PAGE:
In 1931, the record books show what appears to be a huge shock; Estudiantil Porteño, which had finished 21st in the previous year’s 36-team(!) Primera, claimed the title in a playoff against Almagro. Unfortunately, appearances can be deceptive. 1931 was the year Argentine football turned professional, but the professional league from 1931 to 1934 wasn’t officially recognized by the Argentine Football Association (AFA) — the two were only merged in 1935. Estudiantil Porteño’s seemingly remarkable rise becomes less so when we realize that most of the teams who’d finished above it the year before had left the AFA to play in the breakaway pro league.

To my mind, the biggest shock from one year to another in Argentina seems to belong to Chacarita Juniors, which ended the 1968 Campeonato Metropolitano in seventh place in Group B, and won its first ever championship in 1969 by thrashing River 4-1 in the final.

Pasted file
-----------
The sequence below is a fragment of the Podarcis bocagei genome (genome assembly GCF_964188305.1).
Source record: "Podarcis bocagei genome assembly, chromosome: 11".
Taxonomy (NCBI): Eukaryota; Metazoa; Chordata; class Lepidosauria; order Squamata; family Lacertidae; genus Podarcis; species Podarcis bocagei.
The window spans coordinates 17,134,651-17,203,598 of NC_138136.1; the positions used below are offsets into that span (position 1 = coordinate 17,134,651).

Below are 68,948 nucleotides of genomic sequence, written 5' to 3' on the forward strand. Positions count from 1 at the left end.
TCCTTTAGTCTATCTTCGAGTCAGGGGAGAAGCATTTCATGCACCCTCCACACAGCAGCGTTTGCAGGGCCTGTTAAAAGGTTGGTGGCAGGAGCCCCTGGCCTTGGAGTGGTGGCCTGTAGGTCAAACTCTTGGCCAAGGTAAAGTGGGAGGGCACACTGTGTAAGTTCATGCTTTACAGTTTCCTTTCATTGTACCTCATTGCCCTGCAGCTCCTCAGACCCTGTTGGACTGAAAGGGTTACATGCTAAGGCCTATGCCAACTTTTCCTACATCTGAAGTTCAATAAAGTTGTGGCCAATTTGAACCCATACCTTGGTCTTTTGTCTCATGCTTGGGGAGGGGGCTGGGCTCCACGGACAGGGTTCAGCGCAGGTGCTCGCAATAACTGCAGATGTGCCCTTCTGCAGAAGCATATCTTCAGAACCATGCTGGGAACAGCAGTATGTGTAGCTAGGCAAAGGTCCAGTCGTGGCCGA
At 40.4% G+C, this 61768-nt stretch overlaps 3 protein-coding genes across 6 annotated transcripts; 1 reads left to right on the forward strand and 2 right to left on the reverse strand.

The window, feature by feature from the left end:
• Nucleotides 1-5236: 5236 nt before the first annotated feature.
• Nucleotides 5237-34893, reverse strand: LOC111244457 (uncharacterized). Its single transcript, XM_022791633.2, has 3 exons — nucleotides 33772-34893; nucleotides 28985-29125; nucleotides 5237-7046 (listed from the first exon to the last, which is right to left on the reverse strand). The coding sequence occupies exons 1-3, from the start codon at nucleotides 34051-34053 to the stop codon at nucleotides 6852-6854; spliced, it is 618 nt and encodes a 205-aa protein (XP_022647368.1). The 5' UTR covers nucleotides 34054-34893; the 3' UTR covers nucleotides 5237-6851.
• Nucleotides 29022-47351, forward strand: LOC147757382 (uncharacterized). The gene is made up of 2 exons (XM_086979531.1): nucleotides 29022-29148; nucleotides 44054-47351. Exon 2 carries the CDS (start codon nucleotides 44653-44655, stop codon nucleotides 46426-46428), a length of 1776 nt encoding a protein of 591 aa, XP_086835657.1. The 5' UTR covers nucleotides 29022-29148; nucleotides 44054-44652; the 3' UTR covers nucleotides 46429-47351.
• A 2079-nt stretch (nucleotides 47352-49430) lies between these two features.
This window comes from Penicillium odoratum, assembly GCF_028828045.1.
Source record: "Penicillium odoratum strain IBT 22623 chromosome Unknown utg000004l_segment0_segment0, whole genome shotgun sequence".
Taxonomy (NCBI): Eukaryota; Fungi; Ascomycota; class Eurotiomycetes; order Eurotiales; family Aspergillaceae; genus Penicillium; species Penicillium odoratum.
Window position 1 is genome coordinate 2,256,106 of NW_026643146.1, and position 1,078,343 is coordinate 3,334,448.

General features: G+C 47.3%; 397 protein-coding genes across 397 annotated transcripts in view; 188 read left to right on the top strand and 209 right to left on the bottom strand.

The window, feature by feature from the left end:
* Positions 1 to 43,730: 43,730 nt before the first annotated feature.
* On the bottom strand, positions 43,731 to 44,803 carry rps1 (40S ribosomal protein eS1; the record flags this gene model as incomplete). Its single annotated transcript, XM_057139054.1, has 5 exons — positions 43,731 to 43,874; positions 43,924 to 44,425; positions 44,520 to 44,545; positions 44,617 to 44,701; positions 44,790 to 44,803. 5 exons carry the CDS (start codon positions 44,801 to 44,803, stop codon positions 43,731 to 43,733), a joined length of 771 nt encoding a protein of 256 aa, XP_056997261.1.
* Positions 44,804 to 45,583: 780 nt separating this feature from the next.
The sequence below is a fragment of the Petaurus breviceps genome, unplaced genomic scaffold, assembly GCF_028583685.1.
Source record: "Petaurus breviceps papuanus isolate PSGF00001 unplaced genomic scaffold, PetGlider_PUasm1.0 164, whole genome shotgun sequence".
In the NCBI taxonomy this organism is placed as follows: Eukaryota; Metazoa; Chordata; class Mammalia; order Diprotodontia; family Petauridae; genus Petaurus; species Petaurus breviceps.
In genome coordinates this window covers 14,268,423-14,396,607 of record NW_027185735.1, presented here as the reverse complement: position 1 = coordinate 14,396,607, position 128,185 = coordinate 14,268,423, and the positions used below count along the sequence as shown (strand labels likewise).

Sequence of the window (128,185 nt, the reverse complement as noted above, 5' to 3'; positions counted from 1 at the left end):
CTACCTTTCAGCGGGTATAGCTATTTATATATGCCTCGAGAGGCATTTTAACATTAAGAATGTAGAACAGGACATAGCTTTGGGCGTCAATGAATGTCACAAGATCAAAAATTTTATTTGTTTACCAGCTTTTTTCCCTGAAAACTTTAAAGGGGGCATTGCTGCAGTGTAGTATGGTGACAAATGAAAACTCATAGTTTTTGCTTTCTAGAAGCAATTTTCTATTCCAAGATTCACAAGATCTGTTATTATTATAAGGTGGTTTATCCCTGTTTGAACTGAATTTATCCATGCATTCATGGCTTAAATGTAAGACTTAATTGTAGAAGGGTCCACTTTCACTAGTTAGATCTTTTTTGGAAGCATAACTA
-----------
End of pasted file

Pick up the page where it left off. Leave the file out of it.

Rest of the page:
Ferro wasn

Ferro wasn’t that much of a shock champion really, but what a beautiful shirt… (photo via

Ferro Carril Oeste’s run in the 1980s has achieved cult status — it won the 1982 and 1984 Torneos Nacional, going unbeaten in 1982 — but was the result of a gradual rise and a team expected to be contenders (it had already finished second in both championships held during 1981). It was remarkable, there’s no denying that, but perhaps more so now than at the time.

So there we have it: even in arguably the world’s most unpredictable league, it’s still very difficult to find a champion as surprising as Leicester City this year in England. In a way, that just further underlines how astonishing the Foxes’ achievement is.